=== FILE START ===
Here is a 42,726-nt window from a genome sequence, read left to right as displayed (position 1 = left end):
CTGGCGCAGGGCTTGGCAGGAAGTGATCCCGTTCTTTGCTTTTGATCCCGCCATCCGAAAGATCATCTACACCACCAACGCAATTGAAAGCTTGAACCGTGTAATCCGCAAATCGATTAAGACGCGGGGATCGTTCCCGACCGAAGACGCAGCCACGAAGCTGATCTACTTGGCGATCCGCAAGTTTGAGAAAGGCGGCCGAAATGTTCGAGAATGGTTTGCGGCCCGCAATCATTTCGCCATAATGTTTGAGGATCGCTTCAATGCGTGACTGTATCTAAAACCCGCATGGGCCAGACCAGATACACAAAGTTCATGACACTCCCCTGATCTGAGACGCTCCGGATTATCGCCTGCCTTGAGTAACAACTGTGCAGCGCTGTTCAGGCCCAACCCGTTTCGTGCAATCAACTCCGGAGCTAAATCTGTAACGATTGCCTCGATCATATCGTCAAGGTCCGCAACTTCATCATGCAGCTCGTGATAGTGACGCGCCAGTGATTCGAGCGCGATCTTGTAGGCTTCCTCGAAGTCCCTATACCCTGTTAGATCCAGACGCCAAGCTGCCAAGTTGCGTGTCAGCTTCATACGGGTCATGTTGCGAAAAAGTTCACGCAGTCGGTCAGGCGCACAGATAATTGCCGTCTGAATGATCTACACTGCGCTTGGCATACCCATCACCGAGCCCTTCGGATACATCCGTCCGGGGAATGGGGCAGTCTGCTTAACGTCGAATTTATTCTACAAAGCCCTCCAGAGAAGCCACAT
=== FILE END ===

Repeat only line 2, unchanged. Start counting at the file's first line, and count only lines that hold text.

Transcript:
CTGGCGCAGGGCTTGGCAGGAAGTGATCCCGTTCTTTGCTTTTGATCCCGCCATCCGAAAGATCATCTACACCACCAACGCAATTGAAAGCTTGAACCGTGTAATCCGCAAATCGATTAAGACGCGGGGATCGTTCCCGACCGAAGACGCAGCCACGAAGCTGATCTACTTGGCGATCCGCAAGTTTGAGAAAGGCGGCCGAAATGTTCGAGAATGGTTTGCGGCCCGCAATCATTTCGCCATAATGTTTGAGGATCGCTTCAATGCGTGACTGTATCTAAAACCCGCATGGGCCAGACCAGATACACAAAGTTCATGACACTCCCCTGATCTGAGACGCTCCGGATTATCGCCTGCCTTGAGTAACAACTGTGCAGCGCTGTTCAGGCCCAACCCGTTTCGTGCAATCAACTCCGGAGCTAAATCTGTAACGATTGCCTCGATCATATCGTCAAGGTCCGCAACTTCATCATGCAGCTCGTGATAGTGACGCGCCAGTGATTCGAGCGCGATCTTGTAGGCTTCCTCGAAGTCCCTATACCCTGTTAGATCCAGACGCCAAGCTGCCAAGTTGCGTGTCAGCTTCATACGGGTCATGTTGCGAAAAAGTTCACGCAGTCGGTCAGGCGCACAGATAATTGCCGTCTGAATGATCTACACTGCGCTTGGCATACCCATCACCGAGCCCTTCGGATACATCCGTCCGGGGAATGGGGCAGTCTGCTTAACGTCGAATTTATTCTACAAAGCCCTCCAGAGAAGCCACAT